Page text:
The United States brought suit against Arthur R. McFerrin (“McFerrin” ) seeking to recover a tax credit that the government alleges was erroneously paid by the Internal Revenue Service (“IRS”) to McFerrin. After a six day bench trial, the district court held that the government had proved by a preponderance of the evidence that the tax credit was not properly supported and, consequently, should not have been granted. The district court ordered repayment of the erroneously paid refund plus interest. For the following reasons, we vacate the district court’s judgment and remand for further proceedings.
FACTS AND PROCEEDINGS
McFerrin is a prominent chemical engineer who co-founded KMCO, Inc. (“KMCO”), a Subchapter-S corporation, in 1975. KMCO manufactures commodity and specialty chemicals, mainly for the petrochemical industry. McFerrin owns three other Subchapter-S corporations which are related to KMCO: KMCO Port Arthur, Inc. d/b/a KMTEX (“KMTEX”), South Coast Acquisition, Inc. (“SC Acquisition”), and South Coast Deleware, Inc. (“SC Deleware”). SC Acquisition and SC Deleware are the only partners in another corporation, South Coast Terminals (“SC Terminals”). This case concerns tax returns filed by these corporations and McFerrin for tax year 1999 and, specifically, tax credits for increasing research activities under I.R.C. Â§ 41. McFerrin owns all of the corporations, and their pass-through income was part of his 1999 income tax return.
In 2000, all of the corporations and McFerrin originally filed tax returns for tax year 1999 and did not claim any credits for increasing research activities. In May 2003, KMCO contracted with alliantgroup, L.P. to conduct a study to determine if it was eligible for an increasing research tax credit. Based upon this study, in September 2003, McFerrin and all of the corporations filed amended 1999 tax returns claiming a credit for increasing research activities. McFerrin’s income tax return claimed an overall credit of $472,092.00. Less than a month later, the IRS, as a result of a clerical error, issued the refund, which, including interest, was for $601,228.40.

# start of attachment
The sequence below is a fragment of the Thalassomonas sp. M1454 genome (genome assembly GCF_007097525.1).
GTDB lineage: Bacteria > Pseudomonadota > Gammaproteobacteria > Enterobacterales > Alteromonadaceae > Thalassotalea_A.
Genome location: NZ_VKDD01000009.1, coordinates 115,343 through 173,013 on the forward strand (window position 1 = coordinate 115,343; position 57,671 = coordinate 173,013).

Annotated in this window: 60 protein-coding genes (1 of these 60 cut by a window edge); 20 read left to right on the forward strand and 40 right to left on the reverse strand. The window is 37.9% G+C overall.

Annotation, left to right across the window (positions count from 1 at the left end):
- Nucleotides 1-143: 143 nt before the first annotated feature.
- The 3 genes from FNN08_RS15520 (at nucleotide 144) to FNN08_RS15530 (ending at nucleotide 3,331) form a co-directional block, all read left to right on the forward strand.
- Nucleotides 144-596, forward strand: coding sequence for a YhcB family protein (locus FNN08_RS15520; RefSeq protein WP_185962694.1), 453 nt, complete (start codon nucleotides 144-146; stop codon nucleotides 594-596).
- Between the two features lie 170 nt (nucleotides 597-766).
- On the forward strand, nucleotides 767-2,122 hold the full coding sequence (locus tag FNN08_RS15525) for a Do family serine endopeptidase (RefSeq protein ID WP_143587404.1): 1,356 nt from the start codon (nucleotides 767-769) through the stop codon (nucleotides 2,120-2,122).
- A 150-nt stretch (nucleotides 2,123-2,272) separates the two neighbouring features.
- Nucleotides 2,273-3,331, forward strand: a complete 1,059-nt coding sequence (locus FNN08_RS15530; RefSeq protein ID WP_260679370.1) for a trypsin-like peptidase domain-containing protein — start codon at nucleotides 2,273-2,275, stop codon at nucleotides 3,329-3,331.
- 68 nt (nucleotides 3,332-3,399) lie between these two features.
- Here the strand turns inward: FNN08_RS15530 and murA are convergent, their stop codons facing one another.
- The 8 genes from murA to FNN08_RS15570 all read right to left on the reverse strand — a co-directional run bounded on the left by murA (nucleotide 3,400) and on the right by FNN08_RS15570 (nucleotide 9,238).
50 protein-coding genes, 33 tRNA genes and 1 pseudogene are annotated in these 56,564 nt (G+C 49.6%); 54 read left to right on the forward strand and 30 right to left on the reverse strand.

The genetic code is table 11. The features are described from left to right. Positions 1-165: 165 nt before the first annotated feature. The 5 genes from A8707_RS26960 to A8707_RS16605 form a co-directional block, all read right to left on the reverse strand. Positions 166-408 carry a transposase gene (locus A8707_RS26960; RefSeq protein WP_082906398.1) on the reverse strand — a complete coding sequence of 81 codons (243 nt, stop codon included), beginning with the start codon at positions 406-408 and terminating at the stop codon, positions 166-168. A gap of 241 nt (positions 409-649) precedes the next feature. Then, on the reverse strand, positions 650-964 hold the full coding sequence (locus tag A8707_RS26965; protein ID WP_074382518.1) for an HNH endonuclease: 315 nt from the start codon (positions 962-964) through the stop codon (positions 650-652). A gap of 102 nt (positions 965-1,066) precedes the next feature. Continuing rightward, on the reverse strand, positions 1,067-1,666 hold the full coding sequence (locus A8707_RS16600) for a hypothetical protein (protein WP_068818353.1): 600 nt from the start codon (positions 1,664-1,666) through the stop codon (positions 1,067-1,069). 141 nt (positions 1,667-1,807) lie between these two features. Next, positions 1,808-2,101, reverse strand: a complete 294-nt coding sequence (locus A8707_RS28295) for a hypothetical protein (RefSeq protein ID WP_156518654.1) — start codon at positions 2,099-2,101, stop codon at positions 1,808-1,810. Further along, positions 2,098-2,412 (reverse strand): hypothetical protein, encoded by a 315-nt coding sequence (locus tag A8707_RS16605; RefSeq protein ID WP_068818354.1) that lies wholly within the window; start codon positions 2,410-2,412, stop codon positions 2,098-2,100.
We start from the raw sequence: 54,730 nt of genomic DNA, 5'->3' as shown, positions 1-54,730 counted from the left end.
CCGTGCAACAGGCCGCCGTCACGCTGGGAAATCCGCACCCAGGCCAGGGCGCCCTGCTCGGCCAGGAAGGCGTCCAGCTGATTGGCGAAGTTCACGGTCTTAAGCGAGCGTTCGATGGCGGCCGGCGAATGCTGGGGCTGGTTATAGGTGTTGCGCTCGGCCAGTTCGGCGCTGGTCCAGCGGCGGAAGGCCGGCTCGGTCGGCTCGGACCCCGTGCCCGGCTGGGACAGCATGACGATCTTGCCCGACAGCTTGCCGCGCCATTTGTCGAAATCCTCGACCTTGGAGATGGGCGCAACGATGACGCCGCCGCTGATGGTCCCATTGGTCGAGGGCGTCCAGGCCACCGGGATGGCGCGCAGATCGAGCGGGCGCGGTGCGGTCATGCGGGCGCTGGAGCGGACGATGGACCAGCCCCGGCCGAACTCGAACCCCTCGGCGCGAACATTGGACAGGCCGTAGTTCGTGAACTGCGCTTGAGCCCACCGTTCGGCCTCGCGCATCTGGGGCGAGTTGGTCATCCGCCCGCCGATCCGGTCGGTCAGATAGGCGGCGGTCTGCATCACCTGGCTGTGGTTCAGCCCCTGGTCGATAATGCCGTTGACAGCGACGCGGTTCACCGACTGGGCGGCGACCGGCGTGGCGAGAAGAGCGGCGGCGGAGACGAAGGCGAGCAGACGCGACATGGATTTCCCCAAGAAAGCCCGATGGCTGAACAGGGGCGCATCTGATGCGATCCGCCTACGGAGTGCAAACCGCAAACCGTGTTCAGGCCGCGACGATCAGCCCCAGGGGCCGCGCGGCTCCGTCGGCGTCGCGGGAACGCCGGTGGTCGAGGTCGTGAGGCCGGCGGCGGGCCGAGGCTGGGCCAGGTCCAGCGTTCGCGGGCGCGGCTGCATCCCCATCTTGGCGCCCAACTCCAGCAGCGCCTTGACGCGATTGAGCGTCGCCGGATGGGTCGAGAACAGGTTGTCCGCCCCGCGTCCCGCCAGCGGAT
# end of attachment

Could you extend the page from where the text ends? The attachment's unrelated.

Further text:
On October 31, 2005, the United States filed suit to recover this amount plus interest. Its complaint alleged, among other things, that the amended return “included. . . no supporting documents” and thus there were no documents provided to substantiate the claimed credits. On summary judgment, the district court found that SC Terminals’ amended return was untimely filed and therefore McFerrin had to return the portion of the refund relating to SC Terminals and its owners SC Deleware and SC Acquisition. The issue of whether the tax credits to KMCO and KMTEX were substantiated was tried for six days before the district court which ruled in the government’s favor and ordered McFerrin to repay the refund with interest.
The district court held in its conclusions of law that research was only qualified research if it expanded or refined the existing principles in the field, had a high threshold of innovation, and had broad effect. In addition, the court held that qualified research only applied if a process of experimentation involving the forming and testing of hypotheses had occurred, rather than “trial and error” testing. Using these definitions, the court determined that while some of the projects “may have involved some research,” it was “unpersuaded that those few projects involved `qualified research’ for purposes of the research tax credit.” The district court also determined that there were no records of the hours worked on any given project or of the hours worked or supplies used that involved research. The court was unwilling to credit the rough estimates given by employees years after the fact.
STANDARD OF REVIEW AND APPLICABLE LAW
When reviewing a district court decision after a bench trial, we review factual findings for clear error and conclusions of law de novo. Flint Hills Res. LP v. Jag Energy, Inc., 559 F.3d 373, 375 (5th Cir. 2009); Green v. Comm’r, 507 F.3d 857, 866 (5th Cir. 2007). “Findings of fact influenced by an erroneous view of the law are entitled to no deference.” G.M. Trading Corp. v. Comm’r, 121 F.3d 977, 980 (5th Cir. 1997).